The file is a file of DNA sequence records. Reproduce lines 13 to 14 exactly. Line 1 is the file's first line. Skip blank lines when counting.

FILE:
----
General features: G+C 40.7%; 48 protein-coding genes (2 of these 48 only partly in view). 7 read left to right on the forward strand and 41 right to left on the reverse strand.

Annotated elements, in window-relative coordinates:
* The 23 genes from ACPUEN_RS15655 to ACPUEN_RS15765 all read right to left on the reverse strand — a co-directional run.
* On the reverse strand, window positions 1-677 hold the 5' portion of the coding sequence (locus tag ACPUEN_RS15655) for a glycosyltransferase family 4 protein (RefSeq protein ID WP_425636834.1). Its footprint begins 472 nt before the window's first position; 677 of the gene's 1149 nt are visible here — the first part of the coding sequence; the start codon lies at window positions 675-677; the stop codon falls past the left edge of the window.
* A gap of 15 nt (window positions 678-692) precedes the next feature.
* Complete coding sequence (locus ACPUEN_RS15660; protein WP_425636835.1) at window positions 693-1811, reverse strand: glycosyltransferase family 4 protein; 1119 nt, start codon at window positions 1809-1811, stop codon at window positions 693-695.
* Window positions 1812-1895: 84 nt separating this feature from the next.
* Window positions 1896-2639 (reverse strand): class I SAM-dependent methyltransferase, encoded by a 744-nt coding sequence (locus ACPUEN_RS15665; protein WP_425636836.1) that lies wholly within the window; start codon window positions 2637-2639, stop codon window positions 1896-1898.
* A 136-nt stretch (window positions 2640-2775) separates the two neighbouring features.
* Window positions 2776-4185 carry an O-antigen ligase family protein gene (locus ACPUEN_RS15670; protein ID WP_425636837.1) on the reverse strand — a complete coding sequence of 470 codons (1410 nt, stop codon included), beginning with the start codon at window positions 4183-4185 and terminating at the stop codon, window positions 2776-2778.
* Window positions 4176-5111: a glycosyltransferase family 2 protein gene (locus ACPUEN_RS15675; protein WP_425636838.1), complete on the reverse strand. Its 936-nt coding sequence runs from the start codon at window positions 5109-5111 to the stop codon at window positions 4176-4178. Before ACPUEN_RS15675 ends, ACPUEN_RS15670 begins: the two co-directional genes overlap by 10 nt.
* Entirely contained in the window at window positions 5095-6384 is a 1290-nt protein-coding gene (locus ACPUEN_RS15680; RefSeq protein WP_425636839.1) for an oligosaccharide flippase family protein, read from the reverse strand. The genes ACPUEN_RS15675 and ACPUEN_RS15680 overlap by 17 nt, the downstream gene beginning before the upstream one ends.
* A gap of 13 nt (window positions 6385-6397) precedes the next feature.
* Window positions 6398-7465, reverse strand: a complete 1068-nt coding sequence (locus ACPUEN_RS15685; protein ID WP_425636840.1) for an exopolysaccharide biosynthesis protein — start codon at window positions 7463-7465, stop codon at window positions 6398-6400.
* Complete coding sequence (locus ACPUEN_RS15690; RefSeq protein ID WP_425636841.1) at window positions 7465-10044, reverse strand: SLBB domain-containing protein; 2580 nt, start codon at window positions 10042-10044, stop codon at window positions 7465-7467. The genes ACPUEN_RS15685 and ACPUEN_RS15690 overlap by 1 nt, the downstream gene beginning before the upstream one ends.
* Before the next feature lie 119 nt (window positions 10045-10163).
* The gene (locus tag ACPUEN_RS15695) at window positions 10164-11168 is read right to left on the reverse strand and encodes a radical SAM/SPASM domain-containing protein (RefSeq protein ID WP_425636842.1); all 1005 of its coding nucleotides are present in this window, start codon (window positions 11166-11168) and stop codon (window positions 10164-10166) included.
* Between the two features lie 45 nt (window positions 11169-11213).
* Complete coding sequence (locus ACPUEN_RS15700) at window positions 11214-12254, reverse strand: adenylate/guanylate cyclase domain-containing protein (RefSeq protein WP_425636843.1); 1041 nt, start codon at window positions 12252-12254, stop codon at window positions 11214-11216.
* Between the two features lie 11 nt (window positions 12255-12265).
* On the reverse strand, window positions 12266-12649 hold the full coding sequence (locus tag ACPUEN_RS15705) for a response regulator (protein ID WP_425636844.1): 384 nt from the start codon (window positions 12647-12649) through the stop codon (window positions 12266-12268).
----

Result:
* A gap of 13 nt (window positions 6385-6397) precedes the next feature.
* Window positions 6398-7465, reverse strand: a complete 1068-nt coding sequence (locus ACPUEN_RS15685; protein ID WP_425636840.1) for an exopolysaccharide biosynthesis protein — start codon at window positions 7463-7465, stop codon at window positions 6398-6400.